If you snatch relatively safe yellow school bus service away from schoolchildren, even 13-year-olds, they are going to be more at risk getting to and from school on their own. The Bloomberg administration and the city Department of Education dispute this simple statement mightily, but it stands to reason. The truth of it was made starkly clear June 28 when a seventh-grader racing to catch a city bus after the final day of classes at the Staten Island School for Civic Leadership on Goethals Road North was struck and killed by a tractor-trailer truck. Aniya Williams, 13, was one of thousands seventh- and eighth-graders - most of them on Staten Island - who were denied the variances that had allowed them to get yellow school bus transportation before this school year.
STATEN ISLAND, N.Y. -- A bill to amend the state education law to mandate that the city Department of Education provide yellow school bus transportation to children in grades three through eight who live more than one mile from school passed the state Senate in the waning days of the Legislature last week. But it awaits action in the Assembly Education Committee, which could come if state lawmakers reconvene in a special session, possibly later in the summer. The Bloomberg administration yanked yellow bus service for seventh- and eighth-graders at the start of the school year last fall to save an estimated $2.1 million annually. Education officials argued that middle-school students citywide were old enough to take public transportation.
The New York State Senate has passed legislation, S.2471, sponsored by Senator Andrew Lanza and Assemblyman Michael Cusick, which would require the New York City Health and Hospital Corporation to spend a minimum of ten percent of its budget on acute care and emergency room facilities in each borough.
The State Senate recently passed legislation, sponsored by Senator Andrew Lanza (Senate bill S.2328), which would require the Department of Education to provide yellow school bus transportation for students in New York City.
The New York State Senate passed a bill to potentially save chemotherapy patients thousands of dollars in pharmaceutical costs by ensuring that chemotherapy treatment, no matter how administered, is covered equally by insurance companies. The bill (S.3988), sponsored by Senator Andrew Lanza (R-C, Staten Island), would help patients by enabling oral chemotherapy – a treatment in pill form - to be covered by insurance as a chemotherapy treatment.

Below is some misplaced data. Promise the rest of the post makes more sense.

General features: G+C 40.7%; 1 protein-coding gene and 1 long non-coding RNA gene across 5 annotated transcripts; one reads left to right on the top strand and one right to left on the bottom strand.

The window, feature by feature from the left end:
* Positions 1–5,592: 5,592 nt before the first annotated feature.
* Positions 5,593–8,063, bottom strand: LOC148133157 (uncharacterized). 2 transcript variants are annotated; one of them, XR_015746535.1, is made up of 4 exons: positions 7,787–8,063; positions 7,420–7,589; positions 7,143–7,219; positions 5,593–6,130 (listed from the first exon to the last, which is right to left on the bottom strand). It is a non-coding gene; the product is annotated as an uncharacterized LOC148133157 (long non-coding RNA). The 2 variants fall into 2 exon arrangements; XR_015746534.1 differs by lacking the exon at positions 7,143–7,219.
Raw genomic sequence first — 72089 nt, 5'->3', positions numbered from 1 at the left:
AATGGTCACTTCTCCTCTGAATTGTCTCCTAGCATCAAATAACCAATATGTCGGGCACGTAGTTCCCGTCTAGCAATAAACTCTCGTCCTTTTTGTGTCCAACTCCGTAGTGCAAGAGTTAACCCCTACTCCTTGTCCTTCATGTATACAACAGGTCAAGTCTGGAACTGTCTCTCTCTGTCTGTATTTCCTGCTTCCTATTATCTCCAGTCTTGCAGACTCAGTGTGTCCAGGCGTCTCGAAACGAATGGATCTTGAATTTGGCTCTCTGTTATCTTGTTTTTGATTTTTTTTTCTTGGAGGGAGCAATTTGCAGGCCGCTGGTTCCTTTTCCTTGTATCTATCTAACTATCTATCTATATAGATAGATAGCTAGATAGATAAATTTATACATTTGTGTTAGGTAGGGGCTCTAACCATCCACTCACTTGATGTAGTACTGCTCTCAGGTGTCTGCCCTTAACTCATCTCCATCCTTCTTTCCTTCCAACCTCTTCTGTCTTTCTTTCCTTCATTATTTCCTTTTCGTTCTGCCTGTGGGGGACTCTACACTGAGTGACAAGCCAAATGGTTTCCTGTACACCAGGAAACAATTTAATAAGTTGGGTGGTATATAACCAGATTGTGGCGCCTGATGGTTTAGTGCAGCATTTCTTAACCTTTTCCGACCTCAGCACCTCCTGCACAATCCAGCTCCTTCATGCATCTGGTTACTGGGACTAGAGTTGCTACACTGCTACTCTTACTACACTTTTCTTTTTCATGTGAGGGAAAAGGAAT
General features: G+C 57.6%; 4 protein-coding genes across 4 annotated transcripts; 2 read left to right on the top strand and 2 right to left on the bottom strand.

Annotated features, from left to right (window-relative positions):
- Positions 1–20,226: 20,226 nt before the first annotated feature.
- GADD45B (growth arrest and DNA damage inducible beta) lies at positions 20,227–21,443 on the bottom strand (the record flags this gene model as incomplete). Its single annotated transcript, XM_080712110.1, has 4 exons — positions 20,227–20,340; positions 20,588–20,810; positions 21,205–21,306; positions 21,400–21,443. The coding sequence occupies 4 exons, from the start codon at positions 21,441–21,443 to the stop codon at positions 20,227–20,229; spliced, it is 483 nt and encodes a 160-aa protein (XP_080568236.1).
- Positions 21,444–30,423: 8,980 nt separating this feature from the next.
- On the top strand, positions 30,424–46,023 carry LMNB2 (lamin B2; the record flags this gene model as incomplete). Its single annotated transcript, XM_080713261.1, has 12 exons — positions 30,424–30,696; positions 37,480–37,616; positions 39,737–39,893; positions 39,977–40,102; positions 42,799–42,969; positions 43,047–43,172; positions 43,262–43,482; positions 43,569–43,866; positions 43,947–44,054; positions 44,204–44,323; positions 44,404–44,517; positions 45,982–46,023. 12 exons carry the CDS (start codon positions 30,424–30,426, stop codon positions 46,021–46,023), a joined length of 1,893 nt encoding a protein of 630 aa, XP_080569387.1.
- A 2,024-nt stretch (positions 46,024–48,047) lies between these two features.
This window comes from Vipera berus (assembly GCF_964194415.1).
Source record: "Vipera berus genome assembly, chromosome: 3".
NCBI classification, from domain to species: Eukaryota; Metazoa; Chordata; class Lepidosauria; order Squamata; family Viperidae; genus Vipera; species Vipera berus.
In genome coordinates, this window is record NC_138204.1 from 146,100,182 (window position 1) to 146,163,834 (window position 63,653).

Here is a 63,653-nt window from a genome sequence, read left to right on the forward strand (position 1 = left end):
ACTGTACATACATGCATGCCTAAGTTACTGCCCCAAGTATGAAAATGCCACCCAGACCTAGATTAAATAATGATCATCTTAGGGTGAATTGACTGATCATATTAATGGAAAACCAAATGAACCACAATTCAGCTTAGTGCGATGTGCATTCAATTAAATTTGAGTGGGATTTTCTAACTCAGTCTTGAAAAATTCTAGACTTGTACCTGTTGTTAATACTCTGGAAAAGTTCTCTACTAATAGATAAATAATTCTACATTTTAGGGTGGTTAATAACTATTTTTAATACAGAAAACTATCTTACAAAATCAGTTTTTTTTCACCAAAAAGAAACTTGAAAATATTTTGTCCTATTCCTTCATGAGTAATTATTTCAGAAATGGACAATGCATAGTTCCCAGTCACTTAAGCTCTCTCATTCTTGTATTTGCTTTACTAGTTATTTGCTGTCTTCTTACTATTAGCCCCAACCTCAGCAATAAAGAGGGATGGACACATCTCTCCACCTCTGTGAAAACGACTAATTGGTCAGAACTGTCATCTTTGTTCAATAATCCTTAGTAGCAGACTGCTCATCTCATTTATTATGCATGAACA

“There is absolutely no reason why life-saving medicines should be covered differently simply because of the way they are administered,” said Senator Lanza. “This bill is about keeping up with the times and the changing face of medicine.”
Senator Andrew Lanza recently honored Jordan Czerniawski as his 2011 inductee to the New York State Senate Veteran’s Hall of Fame at a special ceremony in Albany Tuesday. Czerniawski, a Korean War Vet and family man, passed away in December of 2010. His wife, Phyllis, accepted the honor on his behalf.
Lanza Partners With Assemblyman Cusick, DA Dan Donovan & Attorney General Eric Schneiderman to Target Prescription Drug Addiction – Part Of National Movement to Address America’s Prescription Drug Crisis
ALBANY, N.Y. — Megan Bonstein says modern health care has provided her oral chemotherapy in a pill to fight her leukemia, but modern health insurance has failed her.
"Ten years ago, that was a very grim diagnosis," the 26-year-old Columbia University social work major said of her cancer, leukemia. But advances since then — and since her own diagnosis in early 2009 — like oral chemotherapy have worked. For many cancer patients, the pill form provides a way to trade hospital intravenous treatments, hair loss and nausea for a dose taken in their own home, on their own schedule.
Bill Addresses Recent Incidents of Dangerous Bus Drivers with a History of Criminal Driving Convictions
The New York State Senate today passed legislation, cosponsored by Senator Andrew Lanza, that would help ensure bus safety and crack down on so-called “terror” bus drivers. The bill requires bus drivers to submit to a criminal history check. The legislation aims to improve safety for bus passengers following a string of bus crashes caused by dangerous bus drivers with a history of criminal driving convictions.
Includes Protections Against Cyber-Bullying and Helps Empower Schools To Intervene
The New York State Senate today passed comprehensive anti-bullying legislation to help put an end to this destructive activity that often interferes with a student’s education and emotional well-being. The bill (S.4921), cosponsored by Senator Lanza, would help prevent cyber-bullying as well as conventional bullying on school grounds to create safer learning environments for children.
It's hard to believe that it has been four years since the state Legislature finally gave Staten Island its own, separate judicial district after decades of rejecting calls for this borough's judicial independence. Of course, partisan politics factored heavily into that steadfast refusal. Leaders of the Democratic-controlled Assembly preferred it that Staten Island was an appendage of Brooklyn's 2nd Judicial District because Brooklynites invariably elect judicial candidates nominated by the Democratic Party. But in 2007, the Assembly finally relented and passed a bill creating the 13th Judicial District.